I recently read a book that had been on my Amazon wishlist for some time. I stumbled across a copy at my parents’ house and asked my mom if I could borrow it, to which she replied yes, but in a tone that implied she wondered why I would want to. (In other words, she hadn’t liked the book that much.)
As I made my way into the book, I found myself really into it! I was invested in the characters and intrigued by the plot. It was unique and the characters seemed like people I might encounter in real life at some point. I talked to my mom on the phone and expressed that I was surprised she hadn’t enjoyed the book more.
But then I got to the end, and I understood. It wasn’t that it was bad. I can’t even pinpoint exactly what I didn’t love about the ending. But the book in sum total was not as enjoyable to me as the middle.
And I thought, what a metaphor for life.
I often find that I’m living in anticipation of the next thing. I’m planning for a trip, or wondering what my career might look like, or thinking about what’s for dinner next Tuesday. None of that is bad: I wouldn’t be who I am if I weren’t a planner, and Andy and I wouldn’t eat such good meals if I didn’t think about them in advance. But by letting myself be preoccupied with what’s coming, maybe I miss some of what’s happening. By constantly looking to the end, maybe I miss the enjoyment of the middle.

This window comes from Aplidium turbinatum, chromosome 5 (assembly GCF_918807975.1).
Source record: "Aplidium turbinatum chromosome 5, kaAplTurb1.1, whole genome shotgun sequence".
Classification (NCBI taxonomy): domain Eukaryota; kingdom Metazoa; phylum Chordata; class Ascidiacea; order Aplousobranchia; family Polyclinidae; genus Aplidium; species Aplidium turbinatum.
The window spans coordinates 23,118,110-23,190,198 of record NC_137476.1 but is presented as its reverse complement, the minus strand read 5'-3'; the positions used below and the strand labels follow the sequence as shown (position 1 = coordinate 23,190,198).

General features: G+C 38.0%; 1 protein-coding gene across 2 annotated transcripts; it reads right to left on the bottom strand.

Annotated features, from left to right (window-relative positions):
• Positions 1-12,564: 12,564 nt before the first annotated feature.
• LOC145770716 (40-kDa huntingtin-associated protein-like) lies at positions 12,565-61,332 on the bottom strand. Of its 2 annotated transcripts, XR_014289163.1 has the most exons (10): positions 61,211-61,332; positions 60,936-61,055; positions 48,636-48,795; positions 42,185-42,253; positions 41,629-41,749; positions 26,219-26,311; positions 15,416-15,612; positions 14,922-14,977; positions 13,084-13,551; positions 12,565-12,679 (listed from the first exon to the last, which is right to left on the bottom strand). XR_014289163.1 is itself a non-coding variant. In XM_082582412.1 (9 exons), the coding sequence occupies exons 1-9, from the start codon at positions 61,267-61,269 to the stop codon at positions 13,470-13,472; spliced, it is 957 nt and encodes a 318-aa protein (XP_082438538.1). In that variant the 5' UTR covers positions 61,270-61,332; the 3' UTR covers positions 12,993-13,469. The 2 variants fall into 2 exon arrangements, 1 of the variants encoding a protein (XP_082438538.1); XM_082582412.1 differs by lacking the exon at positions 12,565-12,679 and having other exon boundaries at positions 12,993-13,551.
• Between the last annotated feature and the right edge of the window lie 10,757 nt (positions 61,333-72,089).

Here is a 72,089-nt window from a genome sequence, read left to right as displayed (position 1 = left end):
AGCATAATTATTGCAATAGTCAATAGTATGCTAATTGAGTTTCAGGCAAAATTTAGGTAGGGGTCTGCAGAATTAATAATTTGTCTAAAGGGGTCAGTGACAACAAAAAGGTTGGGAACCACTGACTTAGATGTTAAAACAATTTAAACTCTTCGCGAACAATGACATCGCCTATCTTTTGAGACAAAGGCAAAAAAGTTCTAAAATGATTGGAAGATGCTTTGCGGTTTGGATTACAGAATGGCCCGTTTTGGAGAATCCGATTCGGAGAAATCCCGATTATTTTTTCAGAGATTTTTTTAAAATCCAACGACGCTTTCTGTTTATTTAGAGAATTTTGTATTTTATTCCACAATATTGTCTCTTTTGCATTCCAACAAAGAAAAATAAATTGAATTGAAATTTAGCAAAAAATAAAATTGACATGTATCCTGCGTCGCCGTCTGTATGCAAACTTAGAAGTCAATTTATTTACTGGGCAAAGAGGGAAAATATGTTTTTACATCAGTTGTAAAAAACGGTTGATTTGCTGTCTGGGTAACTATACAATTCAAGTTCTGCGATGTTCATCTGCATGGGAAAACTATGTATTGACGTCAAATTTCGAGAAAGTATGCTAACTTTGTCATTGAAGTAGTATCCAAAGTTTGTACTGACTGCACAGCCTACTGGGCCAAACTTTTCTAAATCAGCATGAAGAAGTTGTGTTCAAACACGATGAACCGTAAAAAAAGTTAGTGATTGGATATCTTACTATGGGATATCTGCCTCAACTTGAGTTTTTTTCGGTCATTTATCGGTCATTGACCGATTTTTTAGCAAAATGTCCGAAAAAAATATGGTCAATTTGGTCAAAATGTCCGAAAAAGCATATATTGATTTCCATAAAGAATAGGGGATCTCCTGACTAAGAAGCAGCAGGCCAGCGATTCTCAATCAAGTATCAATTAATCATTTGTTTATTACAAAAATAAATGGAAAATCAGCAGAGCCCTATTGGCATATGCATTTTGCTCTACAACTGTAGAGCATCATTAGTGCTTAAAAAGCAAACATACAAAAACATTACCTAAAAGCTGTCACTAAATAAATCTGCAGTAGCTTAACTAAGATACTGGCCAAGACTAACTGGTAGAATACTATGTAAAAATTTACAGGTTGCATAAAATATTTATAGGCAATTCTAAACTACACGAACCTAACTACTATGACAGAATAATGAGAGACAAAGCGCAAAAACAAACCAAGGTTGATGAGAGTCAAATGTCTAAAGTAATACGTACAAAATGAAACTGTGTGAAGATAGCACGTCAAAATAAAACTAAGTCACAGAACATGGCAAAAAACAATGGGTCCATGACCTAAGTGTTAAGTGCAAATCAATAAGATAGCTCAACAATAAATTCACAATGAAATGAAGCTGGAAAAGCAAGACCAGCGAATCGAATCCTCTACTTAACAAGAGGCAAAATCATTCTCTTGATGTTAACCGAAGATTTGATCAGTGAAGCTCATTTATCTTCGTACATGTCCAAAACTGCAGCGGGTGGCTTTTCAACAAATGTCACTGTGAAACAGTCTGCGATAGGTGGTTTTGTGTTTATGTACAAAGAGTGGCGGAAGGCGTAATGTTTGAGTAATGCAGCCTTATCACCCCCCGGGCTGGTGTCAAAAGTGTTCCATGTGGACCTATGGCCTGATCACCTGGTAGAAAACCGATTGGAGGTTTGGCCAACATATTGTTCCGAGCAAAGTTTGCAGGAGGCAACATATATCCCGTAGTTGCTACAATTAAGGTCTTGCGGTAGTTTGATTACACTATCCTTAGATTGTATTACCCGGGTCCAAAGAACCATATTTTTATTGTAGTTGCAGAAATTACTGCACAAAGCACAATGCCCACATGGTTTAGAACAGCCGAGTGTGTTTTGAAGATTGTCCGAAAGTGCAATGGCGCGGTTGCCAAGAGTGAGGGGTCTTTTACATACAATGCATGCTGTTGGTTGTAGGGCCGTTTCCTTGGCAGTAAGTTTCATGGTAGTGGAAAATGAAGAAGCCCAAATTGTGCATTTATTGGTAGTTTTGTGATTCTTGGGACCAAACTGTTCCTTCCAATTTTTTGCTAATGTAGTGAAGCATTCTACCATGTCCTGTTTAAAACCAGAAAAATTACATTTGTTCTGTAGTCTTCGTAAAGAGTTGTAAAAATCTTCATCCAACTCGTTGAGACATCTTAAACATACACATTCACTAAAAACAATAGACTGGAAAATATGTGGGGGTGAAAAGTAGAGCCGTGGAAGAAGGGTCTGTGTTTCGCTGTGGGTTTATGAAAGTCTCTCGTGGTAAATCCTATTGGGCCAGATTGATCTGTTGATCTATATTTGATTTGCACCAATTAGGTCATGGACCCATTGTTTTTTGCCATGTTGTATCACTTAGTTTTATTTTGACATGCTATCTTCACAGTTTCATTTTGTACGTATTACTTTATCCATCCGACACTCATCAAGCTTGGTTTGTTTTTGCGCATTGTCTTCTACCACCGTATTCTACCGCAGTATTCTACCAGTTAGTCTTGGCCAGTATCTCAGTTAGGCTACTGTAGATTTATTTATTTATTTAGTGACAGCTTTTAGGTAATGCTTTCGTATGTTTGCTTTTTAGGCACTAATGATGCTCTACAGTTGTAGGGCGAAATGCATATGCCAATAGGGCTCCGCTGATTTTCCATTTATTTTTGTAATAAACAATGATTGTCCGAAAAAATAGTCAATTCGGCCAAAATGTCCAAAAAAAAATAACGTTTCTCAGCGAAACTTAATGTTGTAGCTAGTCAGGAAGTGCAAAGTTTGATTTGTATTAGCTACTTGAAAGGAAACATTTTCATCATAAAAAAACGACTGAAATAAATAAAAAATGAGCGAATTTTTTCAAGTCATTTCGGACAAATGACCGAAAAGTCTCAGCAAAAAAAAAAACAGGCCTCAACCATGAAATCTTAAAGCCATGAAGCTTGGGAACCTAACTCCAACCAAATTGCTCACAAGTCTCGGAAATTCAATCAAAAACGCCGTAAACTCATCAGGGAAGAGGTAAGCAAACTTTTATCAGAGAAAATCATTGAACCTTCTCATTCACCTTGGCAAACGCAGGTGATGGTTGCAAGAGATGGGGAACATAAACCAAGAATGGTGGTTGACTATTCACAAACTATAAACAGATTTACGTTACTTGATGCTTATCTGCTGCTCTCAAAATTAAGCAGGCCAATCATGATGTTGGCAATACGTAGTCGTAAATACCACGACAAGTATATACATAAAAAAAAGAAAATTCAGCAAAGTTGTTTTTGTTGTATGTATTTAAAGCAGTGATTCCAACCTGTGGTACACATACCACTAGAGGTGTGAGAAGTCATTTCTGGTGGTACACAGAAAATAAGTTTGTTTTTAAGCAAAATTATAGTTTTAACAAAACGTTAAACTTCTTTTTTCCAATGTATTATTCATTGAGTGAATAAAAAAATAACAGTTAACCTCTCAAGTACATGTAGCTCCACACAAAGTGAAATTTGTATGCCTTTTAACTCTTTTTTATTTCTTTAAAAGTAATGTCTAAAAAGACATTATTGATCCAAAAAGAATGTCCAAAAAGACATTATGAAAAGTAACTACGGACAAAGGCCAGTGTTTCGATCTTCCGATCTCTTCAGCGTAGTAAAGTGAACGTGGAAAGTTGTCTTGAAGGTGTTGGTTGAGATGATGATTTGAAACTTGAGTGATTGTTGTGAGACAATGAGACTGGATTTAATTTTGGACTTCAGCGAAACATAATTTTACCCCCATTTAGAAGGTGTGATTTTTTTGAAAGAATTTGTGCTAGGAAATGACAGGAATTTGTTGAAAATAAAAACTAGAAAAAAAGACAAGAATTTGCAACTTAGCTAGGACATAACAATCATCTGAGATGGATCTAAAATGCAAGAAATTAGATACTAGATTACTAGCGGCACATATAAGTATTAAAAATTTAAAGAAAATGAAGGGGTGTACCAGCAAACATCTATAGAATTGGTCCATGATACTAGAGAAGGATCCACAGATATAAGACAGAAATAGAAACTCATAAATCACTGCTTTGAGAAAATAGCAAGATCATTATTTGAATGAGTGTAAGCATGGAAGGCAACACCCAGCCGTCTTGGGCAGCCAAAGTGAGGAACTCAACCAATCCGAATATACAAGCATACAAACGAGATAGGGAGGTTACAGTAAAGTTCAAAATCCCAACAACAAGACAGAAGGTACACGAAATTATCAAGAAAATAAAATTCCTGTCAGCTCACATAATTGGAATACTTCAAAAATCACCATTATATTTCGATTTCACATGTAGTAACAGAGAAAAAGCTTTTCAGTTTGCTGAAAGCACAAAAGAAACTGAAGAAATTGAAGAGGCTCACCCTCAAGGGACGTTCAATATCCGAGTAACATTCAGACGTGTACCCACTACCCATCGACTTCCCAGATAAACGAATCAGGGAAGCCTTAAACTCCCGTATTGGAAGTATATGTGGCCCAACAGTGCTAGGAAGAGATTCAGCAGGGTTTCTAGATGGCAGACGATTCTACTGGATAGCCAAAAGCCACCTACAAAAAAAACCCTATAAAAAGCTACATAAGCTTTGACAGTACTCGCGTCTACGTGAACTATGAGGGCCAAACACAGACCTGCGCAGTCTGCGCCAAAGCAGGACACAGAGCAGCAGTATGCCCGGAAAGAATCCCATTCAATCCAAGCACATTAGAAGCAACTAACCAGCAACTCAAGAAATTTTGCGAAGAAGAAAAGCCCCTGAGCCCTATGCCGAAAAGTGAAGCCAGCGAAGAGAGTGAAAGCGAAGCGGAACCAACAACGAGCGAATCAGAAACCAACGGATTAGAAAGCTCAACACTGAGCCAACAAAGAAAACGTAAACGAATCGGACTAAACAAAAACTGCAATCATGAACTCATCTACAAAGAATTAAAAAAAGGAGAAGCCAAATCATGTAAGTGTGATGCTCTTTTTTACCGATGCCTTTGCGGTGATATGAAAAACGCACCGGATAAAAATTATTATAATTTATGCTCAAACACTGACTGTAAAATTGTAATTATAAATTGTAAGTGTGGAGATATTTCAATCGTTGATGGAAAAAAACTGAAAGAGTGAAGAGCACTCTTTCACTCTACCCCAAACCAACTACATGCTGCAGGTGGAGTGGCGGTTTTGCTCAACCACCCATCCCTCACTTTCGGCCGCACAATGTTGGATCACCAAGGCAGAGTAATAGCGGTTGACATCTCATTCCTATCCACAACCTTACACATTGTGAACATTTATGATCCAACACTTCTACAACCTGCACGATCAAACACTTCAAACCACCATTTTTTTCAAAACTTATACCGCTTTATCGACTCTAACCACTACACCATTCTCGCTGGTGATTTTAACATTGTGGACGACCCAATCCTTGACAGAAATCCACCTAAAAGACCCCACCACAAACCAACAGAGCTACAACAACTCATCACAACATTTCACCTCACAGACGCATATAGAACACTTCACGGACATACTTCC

So I’m taking my experience with the book to heart. I can love the middle, and it doesn’t matter what the end looks like. If I get to the end and it’s not that great, it doesn’t cheapen my experience of joy in the middle.
Just live in the middle, and love it.